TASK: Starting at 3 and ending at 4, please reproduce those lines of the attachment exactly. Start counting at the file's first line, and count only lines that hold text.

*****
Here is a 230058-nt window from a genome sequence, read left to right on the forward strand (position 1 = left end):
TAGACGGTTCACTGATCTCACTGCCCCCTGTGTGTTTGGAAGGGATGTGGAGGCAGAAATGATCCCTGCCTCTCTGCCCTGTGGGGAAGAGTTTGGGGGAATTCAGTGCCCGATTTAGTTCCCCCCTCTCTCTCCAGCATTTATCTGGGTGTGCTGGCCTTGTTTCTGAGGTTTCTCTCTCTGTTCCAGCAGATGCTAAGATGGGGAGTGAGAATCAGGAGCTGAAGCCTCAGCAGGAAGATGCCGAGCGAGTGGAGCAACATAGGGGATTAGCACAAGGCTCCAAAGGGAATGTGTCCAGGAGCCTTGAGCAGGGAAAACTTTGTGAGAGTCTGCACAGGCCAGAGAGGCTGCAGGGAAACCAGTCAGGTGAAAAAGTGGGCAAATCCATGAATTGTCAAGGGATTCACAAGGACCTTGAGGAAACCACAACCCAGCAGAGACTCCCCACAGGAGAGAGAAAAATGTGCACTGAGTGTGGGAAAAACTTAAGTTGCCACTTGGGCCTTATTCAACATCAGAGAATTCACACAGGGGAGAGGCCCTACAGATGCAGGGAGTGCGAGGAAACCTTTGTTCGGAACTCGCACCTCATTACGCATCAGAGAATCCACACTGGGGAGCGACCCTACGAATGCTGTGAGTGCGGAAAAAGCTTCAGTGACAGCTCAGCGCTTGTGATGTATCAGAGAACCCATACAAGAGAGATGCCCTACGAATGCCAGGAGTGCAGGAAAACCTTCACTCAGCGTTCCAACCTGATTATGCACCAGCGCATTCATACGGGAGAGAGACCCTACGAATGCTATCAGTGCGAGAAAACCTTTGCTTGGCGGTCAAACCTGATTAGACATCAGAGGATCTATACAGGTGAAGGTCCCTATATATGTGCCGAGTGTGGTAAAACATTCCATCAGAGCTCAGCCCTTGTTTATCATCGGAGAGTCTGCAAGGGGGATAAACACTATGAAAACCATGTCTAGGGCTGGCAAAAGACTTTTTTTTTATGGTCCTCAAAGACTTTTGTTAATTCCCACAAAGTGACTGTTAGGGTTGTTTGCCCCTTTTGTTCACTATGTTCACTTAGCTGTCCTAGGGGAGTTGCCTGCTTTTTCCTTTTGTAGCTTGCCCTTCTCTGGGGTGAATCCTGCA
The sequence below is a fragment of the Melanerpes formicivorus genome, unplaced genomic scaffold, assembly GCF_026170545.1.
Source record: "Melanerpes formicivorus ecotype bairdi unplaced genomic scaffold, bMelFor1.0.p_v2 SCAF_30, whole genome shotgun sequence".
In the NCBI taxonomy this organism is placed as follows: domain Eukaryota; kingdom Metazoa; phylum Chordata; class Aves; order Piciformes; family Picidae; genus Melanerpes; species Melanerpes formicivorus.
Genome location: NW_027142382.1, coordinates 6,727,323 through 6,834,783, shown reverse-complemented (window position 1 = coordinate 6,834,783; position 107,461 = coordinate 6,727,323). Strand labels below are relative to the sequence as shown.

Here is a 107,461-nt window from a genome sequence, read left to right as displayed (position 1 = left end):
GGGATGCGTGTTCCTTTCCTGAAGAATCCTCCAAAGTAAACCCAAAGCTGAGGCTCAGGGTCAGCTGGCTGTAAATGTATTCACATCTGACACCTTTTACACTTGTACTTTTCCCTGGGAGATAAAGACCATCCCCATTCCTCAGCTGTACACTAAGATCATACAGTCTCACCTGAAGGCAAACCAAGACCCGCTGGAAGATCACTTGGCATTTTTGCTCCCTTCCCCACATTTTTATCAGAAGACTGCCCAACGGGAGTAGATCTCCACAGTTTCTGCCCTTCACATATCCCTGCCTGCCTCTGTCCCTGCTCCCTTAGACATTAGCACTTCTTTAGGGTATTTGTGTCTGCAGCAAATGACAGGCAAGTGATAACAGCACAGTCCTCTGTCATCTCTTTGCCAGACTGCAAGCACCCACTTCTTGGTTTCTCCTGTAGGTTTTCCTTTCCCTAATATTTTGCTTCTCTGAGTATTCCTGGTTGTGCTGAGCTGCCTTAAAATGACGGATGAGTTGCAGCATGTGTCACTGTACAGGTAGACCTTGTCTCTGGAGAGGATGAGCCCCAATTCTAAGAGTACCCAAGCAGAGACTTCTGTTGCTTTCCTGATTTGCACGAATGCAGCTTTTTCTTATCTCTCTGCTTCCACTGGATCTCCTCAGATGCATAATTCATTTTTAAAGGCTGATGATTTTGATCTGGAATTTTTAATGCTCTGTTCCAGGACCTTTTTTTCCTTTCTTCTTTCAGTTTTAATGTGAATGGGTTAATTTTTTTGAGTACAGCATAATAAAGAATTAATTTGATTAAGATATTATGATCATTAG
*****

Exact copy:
The sequence below is a fragment of the Melanerpes formicivorus genome, unplaced genomic scaffold, assembly GCF_026170545.1.
Source record: "Melanerpes formicivorus ecotype bairdi unplaced genomic scaffold, bMelFor1.0.p_v2 SCAF_30, whole genome shotgun sequence".